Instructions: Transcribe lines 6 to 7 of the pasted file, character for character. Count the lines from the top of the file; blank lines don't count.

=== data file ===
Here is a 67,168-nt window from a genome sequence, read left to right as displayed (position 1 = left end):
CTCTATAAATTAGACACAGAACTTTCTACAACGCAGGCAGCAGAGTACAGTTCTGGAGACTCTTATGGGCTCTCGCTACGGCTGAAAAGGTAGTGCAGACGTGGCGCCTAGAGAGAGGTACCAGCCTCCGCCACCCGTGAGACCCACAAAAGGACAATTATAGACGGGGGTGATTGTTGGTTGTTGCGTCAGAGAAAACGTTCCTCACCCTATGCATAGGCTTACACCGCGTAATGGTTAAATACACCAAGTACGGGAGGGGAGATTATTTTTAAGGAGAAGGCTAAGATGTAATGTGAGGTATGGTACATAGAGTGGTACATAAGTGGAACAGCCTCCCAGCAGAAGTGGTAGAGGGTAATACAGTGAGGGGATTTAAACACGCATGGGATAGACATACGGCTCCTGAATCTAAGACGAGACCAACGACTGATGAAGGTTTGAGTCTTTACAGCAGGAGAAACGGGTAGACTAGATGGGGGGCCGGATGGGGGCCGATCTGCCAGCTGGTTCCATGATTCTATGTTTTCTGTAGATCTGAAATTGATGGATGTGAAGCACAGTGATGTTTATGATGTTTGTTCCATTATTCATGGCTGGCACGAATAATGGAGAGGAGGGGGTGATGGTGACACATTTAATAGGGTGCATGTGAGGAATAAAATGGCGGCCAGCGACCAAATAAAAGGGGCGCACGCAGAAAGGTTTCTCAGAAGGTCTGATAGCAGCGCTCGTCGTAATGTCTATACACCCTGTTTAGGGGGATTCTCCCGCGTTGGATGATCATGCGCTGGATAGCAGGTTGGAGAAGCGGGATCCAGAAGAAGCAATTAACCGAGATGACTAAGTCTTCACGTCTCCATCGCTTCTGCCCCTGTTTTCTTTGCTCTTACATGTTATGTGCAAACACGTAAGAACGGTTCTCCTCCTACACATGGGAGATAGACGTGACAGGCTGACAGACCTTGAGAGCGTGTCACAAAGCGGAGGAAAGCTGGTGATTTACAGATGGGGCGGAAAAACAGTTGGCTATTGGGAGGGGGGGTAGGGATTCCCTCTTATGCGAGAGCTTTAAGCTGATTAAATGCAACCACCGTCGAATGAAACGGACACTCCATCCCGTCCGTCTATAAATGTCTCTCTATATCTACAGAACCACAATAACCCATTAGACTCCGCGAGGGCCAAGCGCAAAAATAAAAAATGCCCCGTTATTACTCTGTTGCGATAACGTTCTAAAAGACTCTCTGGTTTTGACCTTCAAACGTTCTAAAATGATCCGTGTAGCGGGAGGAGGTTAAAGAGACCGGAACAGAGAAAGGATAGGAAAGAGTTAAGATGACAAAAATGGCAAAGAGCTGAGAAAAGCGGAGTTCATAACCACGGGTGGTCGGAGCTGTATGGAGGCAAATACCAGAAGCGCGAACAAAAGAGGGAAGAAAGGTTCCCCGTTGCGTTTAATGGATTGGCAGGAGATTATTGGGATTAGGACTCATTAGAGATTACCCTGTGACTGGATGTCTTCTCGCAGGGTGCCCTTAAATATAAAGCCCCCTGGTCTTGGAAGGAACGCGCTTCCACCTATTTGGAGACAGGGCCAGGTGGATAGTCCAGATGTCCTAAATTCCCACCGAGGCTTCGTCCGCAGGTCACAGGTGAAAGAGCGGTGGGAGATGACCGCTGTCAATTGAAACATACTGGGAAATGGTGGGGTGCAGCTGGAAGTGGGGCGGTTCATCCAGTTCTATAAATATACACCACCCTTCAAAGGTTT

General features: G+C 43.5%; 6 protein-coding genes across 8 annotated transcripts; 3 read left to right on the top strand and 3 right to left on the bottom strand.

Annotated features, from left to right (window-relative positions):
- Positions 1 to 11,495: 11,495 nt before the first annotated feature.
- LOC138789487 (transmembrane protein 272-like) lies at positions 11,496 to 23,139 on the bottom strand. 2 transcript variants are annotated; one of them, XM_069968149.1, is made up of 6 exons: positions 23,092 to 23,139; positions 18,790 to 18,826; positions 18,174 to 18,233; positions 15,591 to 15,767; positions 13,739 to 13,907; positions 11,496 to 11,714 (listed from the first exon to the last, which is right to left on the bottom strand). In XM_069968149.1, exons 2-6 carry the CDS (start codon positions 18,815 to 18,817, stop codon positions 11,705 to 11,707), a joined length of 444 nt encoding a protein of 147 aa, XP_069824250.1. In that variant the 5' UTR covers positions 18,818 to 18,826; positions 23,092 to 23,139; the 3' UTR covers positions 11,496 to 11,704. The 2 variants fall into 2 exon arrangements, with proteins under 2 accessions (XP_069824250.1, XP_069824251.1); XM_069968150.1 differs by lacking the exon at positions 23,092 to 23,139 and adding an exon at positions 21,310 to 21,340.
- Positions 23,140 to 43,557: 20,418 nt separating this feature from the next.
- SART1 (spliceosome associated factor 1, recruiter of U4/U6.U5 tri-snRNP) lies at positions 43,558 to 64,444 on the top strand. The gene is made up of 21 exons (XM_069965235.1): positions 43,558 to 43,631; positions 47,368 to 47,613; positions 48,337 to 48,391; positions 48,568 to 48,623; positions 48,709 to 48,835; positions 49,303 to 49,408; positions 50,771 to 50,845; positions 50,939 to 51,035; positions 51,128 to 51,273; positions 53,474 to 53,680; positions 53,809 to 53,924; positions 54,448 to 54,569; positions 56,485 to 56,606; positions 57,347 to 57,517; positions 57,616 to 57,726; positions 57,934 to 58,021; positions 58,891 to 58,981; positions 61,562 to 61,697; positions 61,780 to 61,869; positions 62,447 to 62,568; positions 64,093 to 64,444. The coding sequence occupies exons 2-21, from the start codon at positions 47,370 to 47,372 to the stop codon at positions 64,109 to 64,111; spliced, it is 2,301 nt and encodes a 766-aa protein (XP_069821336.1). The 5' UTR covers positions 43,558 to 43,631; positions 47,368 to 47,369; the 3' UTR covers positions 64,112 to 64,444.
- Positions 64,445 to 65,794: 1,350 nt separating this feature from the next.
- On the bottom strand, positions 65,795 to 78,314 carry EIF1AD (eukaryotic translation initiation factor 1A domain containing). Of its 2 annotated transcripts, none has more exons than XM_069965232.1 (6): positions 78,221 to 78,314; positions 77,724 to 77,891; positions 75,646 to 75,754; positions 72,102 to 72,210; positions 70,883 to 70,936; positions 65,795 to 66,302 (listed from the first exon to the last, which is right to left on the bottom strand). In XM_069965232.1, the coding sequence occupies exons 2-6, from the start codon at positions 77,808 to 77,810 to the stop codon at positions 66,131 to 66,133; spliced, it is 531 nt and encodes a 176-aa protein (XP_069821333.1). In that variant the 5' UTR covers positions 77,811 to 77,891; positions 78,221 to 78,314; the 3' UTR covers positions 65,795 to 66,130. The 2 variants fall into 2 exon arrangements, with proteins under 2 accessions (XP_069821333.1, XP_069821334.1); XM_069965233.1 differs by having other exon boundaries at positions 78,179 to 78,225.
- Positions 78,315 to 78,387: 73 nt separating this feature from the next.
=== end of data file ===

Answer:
- LOC138789487 (transmembrane protein 272-like) lies at positions 11,496 to 23,139 on the bottom strand. 2 transcript variants are annotated; one of them, XM_069968149.1, is made up of 6 exons: positions 23,092 to 23,139; positions 18,790 to 18,826; positions 18,174 to 18,233; positions 15,591 to 15,767; positions 13,739 to 13,907; positions 11,496 to 11,714 (listed from the first exon to the last, which is right to left on the bottom strand). In XM_069968149.1, exons 2-6 carry the CDS (start codon positions 18,815 to 18,817, stop codon positions 11,705 to 11,707), a joined length of 444 nt encoding a protein of 147 aa, XP_069824250.1. In that variant the 5' UTR covers positions 18,818 to 18,826; positions 23,092 to 23,139; the 3' UTR covers positions 11,496 to 11,704. The 2 variants fall into 2 exon arrangements, with proteins under 2 accessions (XP_069824250.1, XP_069824251.1); XM_069968150.1 differs by lacking the exon at positions 23,092 to 23,139 and adding an exon at positions 21,310 to 21,340.
- Positions 23,140 to 43,557: 20,418 nt separating this feature from the next.